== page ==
Submitted Oral Presentations

Session One: Thursday, May 30 from 3:30 – 5:00 PM

Topic: Intervention


Efficacy of complexity-based target selection for treating morphosyntactic deficits in children with DLD and children with Down syndrome

Kirsten Hannig Russell; Brigham Young University

Current approaches for selecting morphosyntactic treatment targets result in only modest progress despite a large investment of time by stakeholders. This study investigated the impact of selecting a morphosyntactic treatment target using the complexity approach for school-aged children with DLD and school-aged children with Down syndrome (DS) in the context of a multiple baseline design across participants (n = 6). The aims were to determine if this approach would (1) result in acquisition of the treated, complex morphosyntactic structure, (2) result in improvements to untreated, related yet simpler morphosyntactic structures without direct treatment, and (3) provide information about whether etiology of language disorder may have impacted treatment responses of participants. Positive treatment effects were observed for two participants with DLD and one participant with DS and generalization to untreated forms was observed. Observed patterns indicated similar responses to treatment across both etiological groups. Outcomes offer preliminary support for a complexity-based approach to selecting morphosyntactic treatment targets for children with language disorders from different etiologies.

Funding source: Unfunded.


The Intricate Relationship Between Receptive Language, Conversational Turns, Vocabulary Size in Children with Developmental Disabilities Using AAC

Syrina Merilan; Georgia State University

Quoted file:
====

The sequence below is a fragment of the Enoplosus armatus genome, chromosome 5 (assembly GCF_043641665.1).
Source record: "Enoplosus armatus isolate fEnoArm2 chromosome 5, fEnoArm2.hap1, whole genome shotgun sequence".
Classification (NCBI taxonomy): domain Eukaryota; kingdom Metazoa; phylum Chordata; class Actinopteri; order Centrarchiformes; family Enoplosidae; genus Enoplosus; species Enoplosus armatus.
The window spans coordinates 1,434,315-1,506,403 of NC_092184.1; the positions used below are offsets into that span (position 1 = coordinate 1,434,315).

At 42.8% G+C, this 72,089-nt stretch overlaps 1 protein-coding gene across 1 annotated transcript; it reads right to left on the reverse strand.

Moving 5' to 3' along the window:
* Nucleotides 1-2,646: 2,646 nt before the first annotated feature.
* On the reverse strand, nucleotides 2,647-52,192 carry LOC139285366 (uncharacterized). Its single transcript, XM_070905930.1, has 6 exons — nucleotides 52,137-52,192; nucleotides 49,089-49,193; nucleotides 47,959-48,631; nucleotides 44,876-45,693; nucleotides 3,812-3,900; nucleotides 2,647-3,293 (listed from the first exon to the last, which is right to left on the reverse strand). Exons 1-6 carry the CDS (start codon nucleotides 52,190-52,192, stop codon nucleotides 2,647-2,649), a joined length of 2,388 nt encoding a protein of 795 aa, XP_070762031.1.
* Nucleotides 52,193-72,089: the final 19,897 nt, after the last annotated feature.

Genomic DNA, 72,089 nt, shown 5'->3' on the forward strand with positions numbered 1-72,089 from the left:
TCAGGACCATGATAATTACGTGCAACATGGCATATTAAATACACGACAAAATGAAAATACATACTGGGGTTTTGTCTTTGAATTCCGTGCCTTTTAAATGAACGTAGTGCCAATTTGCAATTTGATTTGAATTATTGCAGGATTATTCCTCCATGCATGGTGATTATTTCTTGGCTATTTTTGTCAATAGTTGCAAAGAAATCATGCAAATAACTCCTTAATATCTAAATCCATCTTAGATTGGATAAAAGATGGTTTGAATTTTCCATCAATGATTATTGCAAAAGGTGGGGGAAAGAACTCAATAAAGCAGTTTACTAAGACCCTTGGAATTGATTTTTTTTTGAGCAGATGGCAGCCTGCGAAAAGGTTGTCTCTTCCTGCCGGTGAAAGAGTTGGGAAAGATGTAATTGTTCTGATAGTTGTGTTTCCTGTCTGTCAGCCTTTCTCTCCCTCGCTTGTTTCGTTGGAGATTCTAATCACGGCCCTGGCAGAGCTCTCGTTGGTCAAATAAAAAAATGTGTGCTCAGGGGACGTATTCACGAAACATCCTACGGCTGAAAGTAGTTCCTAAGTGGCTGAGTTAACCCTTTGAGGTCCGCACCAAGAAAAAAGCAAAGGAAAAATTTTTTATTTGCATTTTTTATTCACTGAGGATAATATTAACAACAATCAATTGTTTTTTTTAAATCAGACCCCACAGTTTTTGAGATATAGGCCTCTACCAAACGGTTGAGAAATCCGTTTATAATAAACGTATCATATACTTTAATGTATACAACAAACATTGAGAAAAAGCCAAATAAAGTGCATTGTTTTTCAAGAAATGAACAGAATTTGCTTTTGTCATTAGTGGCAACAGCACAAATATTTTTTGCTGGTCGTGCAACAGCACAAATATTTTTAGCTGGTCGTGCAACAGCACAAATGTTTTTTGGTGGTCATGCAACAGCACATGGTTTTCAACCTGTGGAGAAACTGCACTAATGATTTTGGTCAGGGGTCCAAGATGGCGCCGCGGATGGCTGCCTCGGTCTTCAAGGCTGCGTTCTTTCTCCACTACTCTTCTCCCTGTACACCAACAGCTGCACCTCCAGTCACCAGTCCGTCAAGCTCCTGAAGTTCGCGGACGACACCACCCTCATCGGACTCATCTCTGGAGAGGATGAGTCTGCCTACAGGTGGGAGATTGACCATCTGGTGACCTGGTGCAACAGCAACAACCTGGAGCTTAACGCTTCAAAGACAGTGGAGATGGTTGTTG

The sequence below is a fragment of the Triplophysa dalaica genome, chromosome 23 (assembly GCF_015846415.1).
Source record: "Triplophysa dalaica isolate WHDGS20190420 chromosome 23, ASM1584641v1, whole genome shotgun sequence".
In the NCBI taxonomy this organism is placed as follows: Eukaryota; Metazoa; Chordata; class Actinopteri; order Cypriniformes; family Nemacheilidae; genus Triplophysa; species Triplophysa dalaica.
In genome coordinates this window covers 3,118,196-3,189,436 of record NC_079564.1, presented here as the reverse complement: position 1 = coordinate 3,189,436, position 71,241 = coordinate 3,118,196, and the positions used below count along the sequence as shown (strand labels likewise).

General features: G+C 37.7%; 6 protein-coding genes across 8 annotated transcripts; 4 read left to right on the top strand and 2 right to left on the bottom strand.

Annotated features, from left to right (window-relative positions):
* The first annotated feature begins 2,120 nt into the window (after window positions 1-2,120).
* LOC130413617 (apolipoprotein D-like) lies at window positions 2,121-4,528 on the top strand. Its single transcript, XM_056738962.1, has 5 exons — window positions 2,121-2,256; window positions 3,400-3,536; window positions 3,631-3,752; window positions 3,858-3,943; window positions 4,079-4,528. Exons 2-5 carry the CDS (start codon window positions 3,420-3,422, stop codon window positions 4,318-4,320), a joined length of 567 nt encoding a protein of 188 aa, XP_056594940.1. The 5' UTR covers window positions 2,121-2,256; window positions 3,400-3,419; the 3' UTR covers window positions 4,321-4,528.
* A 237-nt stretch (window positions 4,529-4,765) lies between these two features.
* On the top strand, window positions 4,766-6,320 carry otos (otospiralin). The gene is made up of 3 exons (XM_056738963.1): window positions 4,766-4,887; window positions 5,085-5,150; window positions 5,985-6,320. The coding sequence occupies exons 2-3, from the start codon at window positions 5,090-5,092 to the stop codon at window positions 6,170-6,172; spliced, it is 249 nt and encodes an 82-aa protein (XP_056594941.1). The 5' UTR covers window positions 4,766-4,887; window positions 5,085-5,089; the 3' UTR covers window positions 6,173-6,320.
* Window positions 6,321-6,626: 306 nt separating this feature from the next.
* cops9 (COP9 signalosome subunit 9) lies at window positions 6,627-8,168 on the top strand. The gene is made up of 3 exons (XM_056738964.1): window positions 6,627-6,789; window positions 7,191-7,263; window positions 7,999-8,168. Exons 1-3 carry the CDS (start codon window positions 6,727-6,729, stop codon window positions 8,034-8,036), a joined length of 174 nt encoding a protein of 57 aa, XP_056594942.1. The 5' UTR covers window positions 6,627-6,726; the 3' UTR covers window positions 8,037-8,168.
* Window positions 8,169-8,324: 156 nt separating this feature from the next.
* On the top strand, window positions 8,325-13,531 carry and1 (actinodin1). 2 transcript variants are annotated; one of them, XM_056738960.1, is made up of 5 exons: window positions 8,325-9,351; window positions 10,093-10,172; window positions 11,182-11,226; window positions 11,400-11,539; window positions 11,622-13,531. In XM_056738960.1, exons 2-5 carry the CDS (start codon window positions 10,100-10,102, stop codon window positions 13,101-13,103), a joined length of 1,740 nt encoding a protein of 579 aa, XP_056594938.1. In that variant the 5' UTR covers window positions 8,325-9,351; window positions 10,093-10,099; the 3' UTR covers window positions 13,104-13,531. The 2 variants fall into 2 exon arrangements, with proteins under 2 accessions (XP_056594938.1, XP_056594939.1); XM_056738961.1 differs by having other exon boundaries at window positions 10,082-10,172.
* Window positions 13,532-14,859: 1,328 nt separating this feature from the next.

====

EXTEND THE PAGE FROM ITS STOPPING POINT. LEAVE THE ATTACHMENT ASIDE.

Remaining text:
Rose Sevcik; Georgia State University
Maryann Romski; Georgia State University

Key factors influencing vocabulary size in children with developmental disabilities using augmentative and alternative communication (AAC) are initial receptive language and conversation turn count (CTC). This study sought to understand how these factors work together to impact the vocabulary size of children with developmental disabilities at the end of an augmented language intervention. 88 parent-child dyads were randomly assigned to participate in a language intervention using augmented input, augmented output, or a combination of augmented input and output for 12 weeks (24 sessions). A mediation analysis was used to assess whether the relationship between initial receptive language and vocabulary size in session 24 was mediated by total CTC between parent and child. The results indicate that CTC fully mediated the relationship between initial receptive language and vocabulary. In short, receptive language is a pathway to more communicative engagement, which leads to greater vocabulary size in children with developmental disabilities using AAC. The data were sourced from an archival dataset funded by the National Institute of Health Grant DC-03799, and The U.S. Department of Education, Institute of Education Sciences Grant R324A070122.


Increasing Word Learning Efficiency for Deaf and Hard of Hearing Children through Retrieval Practice

Jena McDaniel; Vanderbilt University, School of Medicine